Reproduction Bumpers (NPD)



Austin Dillon Adds A New Chapter To An Already Historic Day


The powers that be at NASCAR must surely be smiling today. You long time NASCAR fans know that Austin Dillon couldn’t have pick a better occasion to pick up his second career Cup win by taking the checkered flag at the 60th running of the Daytona 500.

If you follow the sport with any degree of seriousness, you know that Austin Dillon is the grandson of this team owner, Richard Childress. He’s the father of Austin’s mother Tina. Back in the day, Childress had none other than Dale Earnhardt racing in the three car. If you go back 20 years to February 18, 1998, The Intimidator won his only Daytona 500 after 20 tries. A 7-year Dillon apparently got in some trouble for climbing all over Earnhardt’s trophy, we’re told.

Fast forward three years, and it was another historic day for the three team at RCR. Earnhardt tragically lost his life on the final lap during the 2001 running of the Great American Race. The day shook the NASCAR world and Childress to the core. The owner who had such a similar background as Earnhardt and one of his closest friends considered shutting it all down. As we all know by now, the three was re-numbered as the 29, and Kevin Harvick was tabbed to succeed the seven-time champion, and wrote plenty of history of his own in the employ of RCR.

When Austin Dillon happened upon the Cup scene, the decision was made to bring back the number three. It bears noting that before Earnhardt raced with that number, Richard Childress drove with that number, made popular by NASCAR pioneer Junior Johnson. Interestingly enough, it was Johnson that brought Childress and Earnhardt together.

Now here we are years later, Austin Dillon has carved his niche in NASCAR history. He was smart enough to pay homage to Earnhardt and his legion of fans still following the sport today. If Earnhardt is somehow watching down on affairs here on earth, you have to imagine he was wearing that lopsided grin, and hoisting his arms in celebration of the racer who was once an ankle biter in the RCR shop.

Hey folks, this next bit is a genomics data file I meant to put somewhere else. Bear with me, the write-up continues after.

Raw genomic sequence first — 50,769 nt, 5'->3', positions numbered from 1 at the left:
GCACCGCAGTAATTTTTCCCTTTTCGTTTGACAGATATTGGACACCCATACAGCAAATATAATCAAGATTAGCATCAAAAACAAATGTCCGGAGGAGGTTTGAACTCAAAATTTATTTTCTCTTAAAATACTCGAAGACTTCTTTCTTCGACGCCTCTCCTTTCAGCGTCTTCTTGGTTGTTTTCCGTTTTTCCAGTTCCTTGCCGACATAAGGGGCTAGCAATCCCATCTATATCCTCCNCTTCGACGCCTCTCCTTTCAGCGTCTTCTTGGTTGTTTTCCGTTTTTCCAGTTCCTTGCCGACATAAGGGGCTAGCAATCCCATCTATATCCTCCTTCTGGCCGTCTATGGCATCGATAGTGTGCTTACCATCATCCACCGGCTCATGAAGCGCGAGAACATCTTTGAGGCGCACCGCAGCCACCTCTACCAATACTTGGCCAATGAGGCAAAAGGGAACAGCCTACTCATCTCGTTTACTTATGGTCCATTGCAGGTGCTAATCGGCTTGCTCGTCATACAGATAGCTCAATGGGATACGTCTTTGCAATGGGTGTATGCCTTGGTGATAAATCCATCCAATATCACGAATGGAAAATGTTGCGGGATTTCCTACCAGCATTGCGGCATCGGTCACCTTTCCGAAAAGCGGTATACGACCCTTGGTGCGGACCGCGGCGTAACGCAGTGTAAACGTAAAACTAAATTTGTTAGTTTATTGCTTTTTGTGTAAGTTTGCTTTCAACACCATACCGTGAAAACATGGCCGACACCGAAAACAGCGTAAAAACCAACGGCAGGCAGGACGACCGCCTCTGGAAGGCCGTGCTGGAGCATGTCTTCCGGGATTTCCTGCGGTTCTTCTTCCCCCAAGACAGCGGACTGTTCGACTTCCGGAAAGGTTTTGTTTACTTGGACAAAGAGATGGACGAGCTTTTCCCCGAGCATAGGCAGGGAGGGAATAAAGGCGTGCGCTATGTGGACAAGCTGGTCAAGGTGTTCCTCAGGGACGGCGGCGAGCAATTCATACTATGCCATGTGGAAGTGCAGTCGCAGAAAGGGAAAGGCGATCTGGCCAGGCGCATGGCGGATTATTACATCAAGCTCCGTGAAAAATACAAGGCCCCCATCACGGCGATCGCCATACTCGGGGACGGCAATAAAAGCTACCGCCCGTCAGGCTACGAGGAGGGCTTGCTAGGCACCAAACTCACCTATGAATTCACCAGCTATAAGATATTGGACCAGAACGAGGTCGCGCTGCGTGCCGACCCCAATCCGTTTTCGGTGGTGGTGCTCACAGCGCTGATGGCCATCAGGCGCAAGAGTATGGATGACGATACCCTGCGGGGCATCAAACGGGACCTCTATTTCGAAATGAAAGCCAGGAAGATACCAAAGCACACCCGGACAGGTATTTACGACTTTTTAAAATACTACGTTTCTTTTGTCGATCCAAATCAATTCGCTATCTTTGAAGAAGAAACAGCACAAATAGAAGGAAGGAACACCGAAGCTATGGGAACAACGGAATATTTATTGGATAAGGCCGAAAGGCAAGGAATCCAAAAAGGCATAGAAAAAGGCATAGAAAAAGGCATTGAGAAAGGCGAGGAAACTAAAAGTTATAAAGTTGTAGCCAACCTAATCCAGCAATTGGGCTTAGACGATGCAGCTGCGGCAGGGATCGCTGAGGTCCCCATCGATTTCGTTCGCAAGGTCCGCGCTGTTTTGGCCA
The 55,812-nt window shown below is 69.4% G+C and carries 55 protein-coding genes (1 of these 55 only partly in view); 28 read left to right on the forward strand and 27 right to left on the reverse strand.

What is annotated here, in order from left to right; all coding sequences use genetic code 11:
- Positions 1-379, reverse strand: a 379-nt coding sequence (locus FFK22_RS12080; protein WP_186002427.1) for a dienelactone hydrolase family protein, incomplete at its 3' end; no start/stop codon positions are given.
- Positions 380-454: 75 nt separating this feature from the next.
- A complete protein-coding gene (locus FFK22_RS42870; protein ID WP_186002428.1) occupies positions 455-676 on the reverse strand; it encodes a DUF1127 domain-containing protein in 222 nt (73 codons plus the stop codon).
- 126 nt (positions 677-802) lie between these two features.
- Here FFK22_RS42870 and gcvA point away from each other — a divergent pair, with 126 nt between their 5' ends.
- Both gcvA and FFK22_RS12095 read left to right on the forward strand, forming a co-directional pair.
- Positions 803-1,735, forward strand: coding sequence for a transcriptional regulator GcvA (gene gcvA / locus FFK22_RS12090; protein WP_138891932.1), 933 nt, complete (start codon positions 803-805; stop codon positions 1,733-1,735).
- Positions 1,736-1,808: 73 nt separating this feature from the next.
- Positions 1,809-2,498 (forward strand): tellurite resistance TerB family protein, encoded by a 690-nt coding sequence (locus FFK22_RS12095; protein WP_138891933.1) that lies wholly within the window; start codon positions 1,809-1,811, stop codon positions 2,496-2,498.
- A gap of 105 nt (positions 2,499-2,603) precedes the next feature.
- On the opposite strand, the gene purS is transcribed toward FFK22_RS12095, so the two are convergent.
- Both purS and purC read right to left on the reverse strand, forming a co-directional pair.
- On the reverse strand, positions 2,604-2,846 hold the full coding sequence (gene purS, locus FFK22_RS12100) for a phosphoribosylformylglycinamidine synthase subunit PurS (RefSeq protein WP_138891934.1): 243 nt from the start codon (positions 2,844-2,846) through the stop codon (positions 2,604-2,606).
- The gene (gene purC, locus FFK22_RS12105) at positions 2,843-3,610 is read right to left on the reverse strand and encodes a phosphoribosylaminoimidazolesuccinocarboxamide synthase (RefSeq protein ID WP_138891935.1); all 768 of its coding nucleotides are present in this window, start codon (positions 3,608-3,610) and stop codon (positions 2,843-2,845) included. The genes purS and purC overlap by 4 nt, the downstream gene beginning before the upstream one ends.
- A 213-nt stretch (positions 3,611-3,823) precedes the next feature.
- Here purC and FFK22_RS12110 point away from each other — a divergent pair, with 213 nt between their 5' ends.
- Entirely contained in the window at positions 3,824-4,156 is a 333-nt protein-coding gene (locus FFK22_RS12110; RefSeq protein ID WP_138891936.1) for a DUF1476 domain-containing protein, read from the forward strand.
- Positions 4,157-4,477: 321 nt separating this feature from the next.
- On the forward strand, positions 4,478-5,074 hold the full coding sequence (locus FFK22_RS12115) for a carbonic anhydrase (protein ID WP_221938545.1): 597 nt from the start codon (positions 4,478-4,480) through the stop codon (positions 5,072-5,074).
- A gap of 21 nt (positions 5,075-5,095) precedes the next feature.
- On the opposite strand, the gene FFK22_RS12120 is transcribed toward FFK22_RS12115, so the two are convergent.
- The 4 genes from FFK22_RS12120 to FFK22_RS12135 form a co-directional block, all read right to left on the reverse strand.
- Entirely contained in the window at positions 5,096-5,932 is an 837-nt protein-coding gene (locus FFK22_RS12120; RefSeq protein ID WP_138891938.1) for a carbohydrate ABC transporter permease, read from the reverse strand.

You can’t make this stuff up. No one would ever buy it otherwise. What a day for NASCAR, what a day for Richard Childress and what a day for Austin Dillon.




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NASCAR’s Youth Movement On Display At Duels

Chase ElliottIn what could be a sign of things to come, a pair of twenty-somethings rule the day at the Can-Am Duels. Ryan Blaney overtook teammate Joey Logano to capture the first of Thursday’s duels. After focusing on building a car to win a pole in the past, the 9 team put together a race winning car, and win Chase Elliott did in the second of the Duels.

Also making headlines was rookie Darrell Wallace Jr., who made a nice showing in the first race. While he seems like an old man by comparison, Joey Logano was up front much of the day during his run.

Suddenly, Kevin Harvick, Jimmie Johnson, Kurt Busch, Clint Bowyer and Denny Hamlin have become the old men of NASCAR. Who thought we’d ever see that day? Even Kyle Busch has become something of a grizzled veteran. Times have changed.

Don’t get me wrong, this is good for the sport. It’s interesting that both Blaney and Elliott are second generation NASCAR drivers. In Elliott’s case, he’s now displaying the number 9 on his car- the number his dad Bill used during his glory days, he seems to have inherited a certain amount of the 16-time Most Popular Driver’s fan base. In Blaney’s case, you have to think he’ll pick up fans who gravitate to the “racer’s racer” types as his dad Dave made his biggest headlines in the World of Outlaws.

Thursday’s Duels have set the stage for what should be a compelling Daytona 500 Sunday. If no other reason than the new faces, it’s a new look NASCAR. I’ll leave it to you to determine whether that’s good or bad.

It looks good from here. Kyle Larson is another one of those “racer’s racer” types, William Byron has shown tremendous promise. Then we haven’t even gotten into the Dillon brothers, Alex Bowman and Daniel Suarez. Not only are the faces fresh, it’s most certainly a good thing to see a more diverse NASCAR.

If the Duels showed us anything Sunday’s 500 will not be the same old, same old. It’s a new and hopefully better day in NASCAR.



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